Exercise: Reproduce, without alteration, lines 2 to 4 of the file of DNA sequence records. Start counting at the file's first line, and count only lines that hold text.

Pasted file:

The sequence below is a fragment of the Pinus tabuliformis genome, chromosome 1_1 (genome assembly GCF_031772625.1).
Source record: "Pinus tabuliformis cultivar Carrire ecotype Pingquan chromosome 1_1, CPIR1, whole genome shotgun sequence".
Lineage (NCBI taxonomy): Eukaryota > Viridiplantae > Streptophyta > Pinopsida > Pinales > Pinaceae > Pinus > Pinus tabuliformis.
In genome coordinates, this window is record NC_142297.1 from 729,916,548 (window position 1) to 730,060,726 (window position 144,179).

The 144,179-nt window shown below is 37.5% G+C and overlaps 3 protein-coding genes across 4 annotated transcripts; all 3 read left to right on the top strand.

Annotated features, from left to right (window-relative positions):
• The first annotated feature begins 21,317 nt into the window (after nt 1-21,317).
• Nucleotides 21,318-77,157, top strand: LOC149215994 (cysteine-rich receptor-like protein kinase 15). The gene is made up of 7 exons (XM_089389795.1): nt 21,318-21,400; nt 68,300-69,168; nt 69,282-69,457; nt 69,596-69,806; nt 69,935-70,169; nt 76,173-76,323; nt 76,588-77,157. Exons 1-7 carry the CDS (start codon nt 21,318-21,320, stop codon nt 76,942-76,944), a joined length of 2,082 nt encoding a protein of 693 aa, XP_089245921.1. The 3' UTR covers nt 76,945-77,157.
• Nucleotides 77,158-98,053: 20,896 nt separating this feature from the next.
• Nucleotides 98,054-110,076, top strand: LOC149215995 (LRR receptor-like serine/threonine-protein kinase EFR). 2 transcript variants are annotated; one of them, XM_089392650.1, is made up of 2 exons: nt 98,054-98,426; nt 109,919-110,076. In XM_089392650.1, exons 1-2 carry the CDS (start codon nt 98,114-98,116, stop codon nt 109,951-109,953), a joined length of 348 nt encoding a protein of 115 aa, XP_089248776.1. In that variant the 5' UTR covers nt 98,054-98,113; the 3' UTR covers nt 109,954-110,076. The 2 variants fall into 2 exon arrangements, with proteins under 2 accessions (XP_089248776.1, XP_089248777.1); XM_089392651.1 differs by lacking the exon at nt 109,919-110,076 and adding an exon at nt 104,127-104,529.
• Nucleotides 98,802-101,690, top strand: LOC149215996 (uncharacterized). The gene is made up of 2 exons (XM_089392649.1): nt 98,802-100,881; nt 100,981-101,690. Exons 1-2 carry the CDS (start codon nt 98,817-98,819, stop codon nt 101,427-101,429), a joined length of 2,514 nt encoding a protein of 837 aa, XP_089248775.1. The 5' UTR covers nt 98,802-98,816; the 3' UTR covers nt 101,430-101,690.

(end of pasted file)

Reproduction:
Source record: "Pinus tabuliformis cultivar Carrire ecotype Pingquan chromosome 1_1, CPIR1, whole genome shotgun sequence".
Lineage (NCBI taxonomy): Eukaryota > Viridiplantae > Streptophyta > Pinopsida > Pinales > Pinaceae > Pinus > Pinus tabuliformis.
In genome coordinates, this window is record NC_142297.1 from 729,916,548 (window position 1) to 730,060,726 (window position 144,179).